The use of "carpet bombing" was becoming standard practice by Condor Legion personnel. To illustrate this point, military historian James S. Corum cites an excerpt from a 1938 Condor Legion report on this use of this tactic:
We have had notable results in hitting the targets near the front, especially in bombing villages which hold enemy reserves and headquarters. We have had great success because these targets are easy to find and can be thoroughly destroyed by carpet bombing."


On the Spanish side, threats made prior to the raid by General Emilio Mola to "end the war in the North of Spain quickly" and threats apparently made against Republicans in Bilbao afterward implied a blunting of strategy and that air raids were effective and set to become an increasingly favorite instrument in the Nationalist war effort.

Other theories

Vidal outlines some other commonly voiced theories on the raid:
  • The lack of reconnaissance missions before the bombing suggests to him that the Legion intended the destruction of the town rather than a specific target. Reconnaissance missions had been ordered as a prerequisite before raids around built-up areas on January 6, 1937. The intent of the order was to minimize civilian deaths
    Collateral damage
    Collateral damage is damage to people or property that is unintended or incidental to the intended outcome. The phrase is prevalently used as an euphemism for civilian casualties of a military action.-Etymology:...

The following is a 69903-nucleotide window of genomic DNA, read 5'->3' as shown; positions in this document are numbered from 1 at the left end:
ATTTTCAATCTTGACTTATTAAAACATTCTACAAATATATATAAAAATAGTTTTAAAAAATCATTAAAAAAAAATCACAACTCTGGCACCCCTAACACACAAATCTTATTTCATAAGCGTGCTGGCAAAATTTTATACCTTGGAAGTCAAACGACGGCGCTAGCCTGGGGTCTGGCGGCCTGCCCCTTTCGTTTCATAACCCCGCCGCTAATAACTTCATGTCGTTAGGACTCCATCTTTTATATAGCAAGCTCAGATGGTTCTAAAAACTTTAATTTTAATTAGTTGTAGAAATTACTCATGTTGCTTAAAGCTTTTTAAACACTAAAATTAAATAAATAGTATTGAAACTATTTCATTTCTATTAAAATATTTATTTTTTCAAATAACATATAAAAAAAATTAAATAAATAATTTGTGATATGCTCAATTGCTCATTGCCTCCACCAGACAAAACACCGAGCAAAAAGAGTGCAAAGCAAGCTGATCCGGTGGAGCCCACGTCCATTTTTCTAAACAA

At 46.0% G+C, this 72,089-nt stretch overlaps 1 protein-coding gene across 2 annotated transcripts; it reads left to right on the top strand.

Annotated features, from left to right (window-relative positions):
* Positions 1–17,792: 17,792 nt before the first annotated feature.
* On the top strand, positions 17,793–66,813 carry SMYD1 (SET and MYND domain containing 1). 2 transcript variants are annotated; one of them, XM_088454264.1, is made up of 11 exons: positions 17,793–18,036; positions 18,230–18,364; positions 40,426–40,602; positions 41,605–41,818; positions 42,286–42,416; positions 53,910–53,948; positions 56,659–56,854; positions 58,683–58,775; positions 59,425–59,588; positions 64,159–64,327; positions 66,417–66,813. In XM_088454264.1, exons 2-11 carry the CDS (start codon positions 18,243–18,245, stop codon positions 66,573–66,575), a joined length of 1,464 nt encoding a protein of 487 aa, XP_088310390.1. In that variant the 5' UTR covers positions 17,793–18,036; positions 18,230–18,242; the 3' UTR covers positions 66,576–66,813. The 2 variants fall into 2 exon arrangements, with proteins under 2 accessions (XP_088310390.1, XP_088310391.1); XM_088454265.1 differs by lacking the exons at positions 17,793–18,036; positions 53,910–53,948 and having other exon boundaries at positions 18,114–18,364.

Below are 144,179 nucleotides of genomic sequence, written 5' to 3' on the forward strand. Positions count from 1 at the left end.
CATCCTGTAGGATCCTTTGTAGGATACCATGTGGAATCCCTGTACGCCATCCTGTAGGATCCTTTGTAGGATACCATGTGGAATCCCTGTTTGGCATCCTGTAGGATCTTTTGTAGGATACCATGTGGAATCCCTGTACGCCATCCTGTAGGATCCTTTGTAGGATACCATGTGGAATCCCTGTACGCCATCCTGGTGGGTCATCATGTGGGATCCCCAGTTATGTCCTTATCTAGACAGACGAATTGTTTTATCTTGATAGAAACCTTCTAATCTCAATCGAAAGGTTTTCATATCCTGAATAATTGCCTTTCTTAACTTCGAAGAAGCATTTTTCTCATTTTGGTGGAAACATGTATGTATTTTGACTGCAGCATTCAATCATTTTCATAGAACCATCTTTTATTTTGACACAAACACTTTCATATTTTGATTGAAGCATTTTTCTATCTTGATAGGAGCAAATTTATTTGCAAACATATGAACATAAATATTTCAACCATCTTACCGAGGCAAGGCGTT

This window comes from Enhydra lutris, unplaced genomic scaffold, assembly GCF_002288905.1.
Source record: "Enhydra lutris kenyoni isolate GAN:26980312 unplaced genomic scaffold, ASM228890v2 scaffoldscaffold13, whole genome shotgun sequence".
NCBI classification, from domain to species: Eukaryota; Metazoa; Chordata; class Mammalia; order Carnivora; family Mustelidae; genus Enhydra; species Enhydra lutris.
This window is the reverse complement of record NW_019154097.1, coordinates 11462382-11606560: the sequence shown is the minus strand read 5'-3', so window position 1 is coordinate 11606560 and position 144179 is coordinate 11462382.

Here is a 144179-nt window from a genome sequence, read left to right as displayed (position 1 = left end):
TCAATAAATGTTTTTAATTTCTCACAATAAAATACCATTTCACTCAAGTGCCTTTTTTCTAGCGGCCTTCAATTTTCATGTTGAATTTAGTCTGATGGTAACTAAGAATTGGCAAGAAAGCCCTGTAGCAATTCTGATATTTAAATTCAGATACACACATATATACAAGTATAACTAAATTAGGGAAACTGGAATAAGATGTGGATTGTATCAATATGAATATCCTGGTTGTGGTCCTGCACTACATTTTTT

and it had been issued by Mola, then Supreme Commander of the Air Force Salamanca
    Salamanca
    Salamanca is a city in western Spain, in the community of Castile and León. Because it is known for its beautiful buildings and urban environment, the Old City was declared a UNESCO World Heritage Site in 1988. It is the most important university city in Spain and is known for its contributions to...

    .
  • Since the raid appears to have ignored Mola's earlier plans for reconnaissance prior to the raid, Vidal concludes that Richthofen must have received direct orders from Mola or Franco.
  • According to Nicholas Rankin (Telegram from Guernica, Faber and Faber, London 2003, page 121):
It was von Richthofen himself who selected the mix of blast, splinter and fire bombs for this particular operation, agreed at a military conference in Burgos the night before. Von Richthofen wrote in his diary: As it was a complete success of our 250 kg (explosive) and ECB1 (incendiary) bombs.
  • In Vidal's view, such a mission would have typically used 10-kilogram bombs, and no incendiaries. Vidal also argues that the 22-ton load-out used in the raid represented a relatively large quantity for an attack on the stated primary objective. By way of comparison, Vidal indicates sources which give total tonnage of bombs dropped on the front during the first day of the offensive as sixty-six.